Recovering The SelfA Journal of Hope and Healing


Stay Healthy During School

Posted on by in Health

Guest Blogger: Joe BaxterStay Healthy

You’ve got a large class load and are squeezed for time as it is. Throw in a cold or the flu and you might feel like all your hard work has just been for nothing. Who has time to be down sick and miss class and assignments? Not you or any of your classmates, for that matter. But despite that fact, you can’t go anywhere on campus without hearing the sound of people coughing and hacking.

Many assume there is really nothing they can do to prevent getting sick; it’ll either happen or it won’t. But that is not the case. Although the only way for a college student to completely avoid the risk of getting sick is to lock themselves away for a semester, that is just not an option.  So let’s take a look at some common sense approaches to staying healthy this year.

Causes of cold and flu among college students can be traced back to a few simple factors. Some of these are avoidable while others are not. They include:

  • Large gatherings of people
  • Lack of nutrition and adequate sleep
  • Lack of hygiene
  • Lack of exercise

Large gatherings

Unless you’re taking all of your classes online from some isolated location, there is no way to avoid large gatherings of other people. Classes, public transportation, cafeteria lines, and sporting events are but a few of the many places you can pick up a bug. Since avoiding these gatherings is unrealistic, your only alternative is to follow the advice below to keep your immune system performing optimally.

Lack of nutrition

It’s all about keeping your immune system at peak performance. Eat right and regularly. As a student, it seems logical to buy out that extra time by skipping on meals or making due on less than nutritious convenient food. Also remember to keep yourself hydrated.

You already know this, but another way to keep your immune system strong is to get plenty of sleep. If you’re like most college students, you’re averaging about 6.5 hours of sleep a night. Getting less than seven hours of sleep a night increases your chances of getting sick compared to getting eight hours of sleep a night. That relatively small difference has a big impact on your immune system.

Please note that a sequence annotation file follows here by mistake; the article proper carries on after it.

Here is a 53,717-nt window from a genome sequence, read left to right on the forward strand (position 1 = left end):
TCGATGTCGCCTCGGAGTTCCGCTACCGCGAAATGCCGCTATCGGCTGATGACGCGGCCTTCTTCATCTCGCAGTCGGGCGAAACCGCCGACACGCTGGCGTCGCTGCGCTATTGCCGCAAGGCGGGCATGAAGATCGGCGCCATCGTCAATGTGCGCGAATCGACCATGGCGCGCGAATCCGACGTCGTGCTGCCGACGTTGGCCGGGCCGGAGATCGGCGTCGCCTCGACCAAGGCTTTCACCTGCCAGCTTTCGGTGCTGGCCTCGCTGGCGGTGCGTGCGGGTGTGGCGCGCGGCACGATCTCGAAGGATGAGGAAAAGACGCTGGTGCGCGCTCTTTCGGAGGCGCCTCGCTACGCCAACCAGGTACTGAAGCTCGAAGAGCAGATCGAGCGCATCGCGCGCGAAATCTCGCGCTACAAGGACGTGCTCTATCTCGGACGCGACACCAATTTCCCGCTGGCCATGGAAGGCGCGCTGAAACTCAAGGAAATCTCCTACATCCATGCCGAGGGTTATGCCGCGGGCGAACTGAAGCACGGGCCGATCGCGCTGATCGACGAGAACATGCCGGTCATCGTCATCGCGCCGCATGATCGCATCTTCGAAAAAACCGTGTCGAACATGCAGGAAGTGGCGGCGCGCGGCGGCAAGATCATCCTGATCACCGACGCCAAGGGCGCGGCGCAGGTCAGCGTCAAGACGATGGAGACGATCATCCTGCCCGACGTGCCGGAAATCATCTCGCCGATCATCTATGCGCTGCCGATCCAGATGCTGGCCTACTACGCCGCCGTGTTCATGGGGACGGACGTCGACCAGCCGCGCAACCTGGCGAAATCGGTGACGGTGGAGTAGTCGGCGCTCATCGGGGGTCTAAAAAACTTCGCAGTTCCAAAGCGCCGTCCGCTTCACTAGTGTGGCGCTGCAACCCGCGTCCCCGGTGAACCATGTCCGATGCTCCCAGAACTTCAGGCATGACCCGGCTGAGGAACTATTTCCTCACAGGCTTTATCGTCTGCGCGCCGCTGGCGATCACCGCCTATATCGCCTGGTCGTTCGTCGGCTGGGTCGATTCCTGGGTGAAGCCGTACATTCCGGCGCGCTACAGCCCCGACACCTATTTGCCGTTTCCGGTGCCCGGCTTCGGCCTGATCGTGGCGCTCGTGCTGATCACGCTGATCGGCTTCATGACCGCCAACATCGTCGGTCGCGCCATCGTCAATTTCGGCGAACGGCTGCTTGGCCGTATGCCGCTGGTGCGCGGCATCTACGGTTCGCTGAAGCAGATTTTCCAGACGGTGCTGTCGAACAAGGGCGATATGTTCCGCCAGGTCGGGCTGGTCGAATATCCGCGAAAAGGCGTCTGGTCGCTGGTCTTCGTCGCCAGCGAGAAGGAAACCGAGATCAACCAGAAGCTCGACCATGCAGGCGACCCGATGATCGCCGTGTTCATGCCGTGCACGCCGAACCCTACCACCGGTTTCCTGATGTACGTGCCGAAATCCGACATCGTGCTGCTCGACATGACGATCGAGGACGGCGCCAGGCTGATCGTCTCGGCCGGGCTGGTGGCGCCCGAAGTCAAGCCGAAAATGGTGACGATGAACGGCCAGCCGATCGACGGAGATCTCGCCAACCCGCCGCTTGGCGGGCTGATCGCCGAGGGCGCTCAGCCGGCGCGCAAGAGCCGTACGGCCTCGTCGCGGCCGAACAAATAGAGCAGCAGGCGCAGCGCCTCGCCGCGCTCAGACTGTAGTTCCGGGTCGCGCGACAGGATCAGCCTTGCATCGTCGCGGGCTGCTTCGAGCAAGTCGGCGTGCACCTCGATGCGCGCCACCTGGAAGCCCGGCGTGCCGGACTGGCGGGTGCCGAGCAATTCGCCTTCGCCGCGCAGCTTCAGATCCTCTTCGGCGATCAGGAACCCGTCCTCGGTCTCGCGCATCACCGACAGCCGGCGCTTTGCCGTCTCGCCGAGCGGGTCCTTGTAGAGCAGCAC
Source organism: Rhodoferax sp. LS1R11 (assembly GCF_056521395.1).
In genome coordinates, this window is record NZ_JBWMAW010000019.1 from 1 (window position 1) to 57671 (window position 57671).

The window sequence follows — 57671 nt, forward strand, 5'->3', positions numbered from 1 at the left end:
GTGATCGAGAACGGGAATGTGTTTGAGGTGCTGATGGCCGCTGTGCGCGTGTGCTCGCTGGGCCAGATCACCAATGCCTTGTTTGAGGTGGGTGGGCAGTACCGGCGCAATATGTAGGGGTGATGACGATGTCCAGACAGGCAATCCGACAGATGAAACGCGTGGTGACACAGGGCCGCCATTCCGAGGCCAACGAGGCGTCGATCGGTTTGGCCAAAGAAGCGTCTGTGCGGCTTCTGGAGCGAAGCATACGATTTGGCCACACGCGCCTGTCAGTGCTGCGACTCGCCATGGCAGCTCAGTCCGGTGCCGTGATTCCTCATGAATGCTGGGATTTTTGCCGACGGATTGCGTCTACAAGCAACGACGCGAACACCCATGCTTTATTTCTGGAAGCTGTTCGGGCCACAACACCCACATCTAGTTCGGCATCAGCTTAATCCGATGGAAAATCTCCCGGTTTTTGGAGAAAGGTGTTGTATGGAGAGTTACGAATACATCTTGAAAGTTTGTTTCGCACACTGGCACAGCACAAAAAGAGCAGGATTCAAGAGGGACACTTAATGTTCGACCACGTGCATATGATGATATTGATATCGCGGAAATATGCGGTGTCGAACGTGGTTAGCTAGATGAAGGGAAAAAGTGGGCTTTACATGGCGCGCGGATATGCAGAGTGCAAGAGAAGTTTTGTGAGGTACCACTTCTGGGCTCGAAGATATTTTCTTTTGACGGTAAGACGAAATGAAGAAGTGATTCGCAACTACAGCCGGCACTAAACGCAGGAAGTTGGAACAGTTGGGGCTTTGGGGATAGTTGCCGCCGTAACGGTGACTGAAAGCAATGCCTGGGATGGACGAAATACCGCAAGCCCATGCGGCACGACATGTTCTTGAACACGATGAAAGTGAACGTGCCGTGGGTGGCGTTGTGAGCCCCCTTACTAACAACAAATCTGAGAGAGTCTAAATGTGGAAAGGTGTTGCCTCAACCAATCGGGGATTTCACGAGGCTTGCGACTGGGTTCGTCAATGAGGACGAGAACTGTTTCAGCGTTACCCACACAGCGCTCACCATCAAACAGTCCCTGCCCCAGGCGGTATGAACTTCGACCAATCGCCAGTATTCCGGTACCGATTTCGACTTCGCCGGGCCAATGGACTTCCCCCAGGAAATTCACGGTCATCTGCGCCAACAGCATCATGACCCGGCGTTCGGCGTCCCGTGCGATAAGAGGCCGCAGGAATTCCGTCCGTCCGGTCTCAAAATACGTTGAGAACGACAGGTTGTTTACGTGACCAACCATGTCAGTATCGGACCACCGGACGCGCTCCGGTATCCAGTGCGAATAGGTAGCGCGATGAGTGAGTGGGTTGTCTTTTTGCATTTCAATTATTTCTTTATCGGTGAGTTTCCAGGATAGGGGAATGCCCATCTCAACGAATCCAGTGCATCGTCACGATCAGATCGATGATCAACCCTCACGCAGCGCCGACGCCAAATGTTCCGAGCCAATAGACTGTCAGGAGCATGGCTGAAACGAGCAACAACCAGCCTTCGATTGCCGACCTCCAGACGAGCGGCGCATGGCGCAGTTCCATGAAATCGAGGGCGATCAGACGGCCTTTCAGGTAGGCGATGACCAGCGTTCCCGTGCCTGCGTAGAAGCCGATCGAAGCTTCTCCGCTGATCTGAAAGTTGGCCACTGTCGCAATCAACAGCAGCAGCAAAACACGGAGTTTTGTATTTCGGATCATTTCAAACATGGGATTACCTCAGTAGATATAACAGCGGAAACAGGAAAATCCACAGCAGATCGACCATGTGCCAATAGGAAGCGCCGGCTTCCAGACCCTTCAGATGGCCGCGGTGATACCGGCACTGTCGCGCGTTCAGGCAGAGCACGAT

Lack of hygiene

With proper hygiene, you can up your odds of staying healthy. The most effective way to avoid germs is to wash your hands regularly. Use hand sanitizer for those times when you can’t wash your hands. In your dorm room or apartment keep surfaces clean and disinfected.

Lack of exercise

Make time to get up and move around. You don’t have to join a gym or spend hours sweating to reap the benefits of exercise and keep yourself healthy. Exercise is like a stimulant for your immune system. Studies show that people who simply walked for 30 minutes on most days reported one cold a year. In contrast, those that didn’t exercise reported up to four colds a year.  Do the math and figure out if you can buy out a little daily exercise.

Most colleges provide their students with access to a gym or workout facility. If pumping iron or basketball is not your thing, consider a simple stroll around campus. Avoid the sardine packed campus bus ride and walk to class instead. Not only will you feel better physically, you will find walking is also a great stress reliever.

Following these simple precautions can keep you healthy at school. If you do get sick and could benefit from medical attention, don’t hesitate to visit your campus health and wellness center.

About the Author

Joe Baxter worked in medical research for the majority of his life. In his spare time, he enjoys traveling abroad, working in his wood shop, and freelance writing about medical news.

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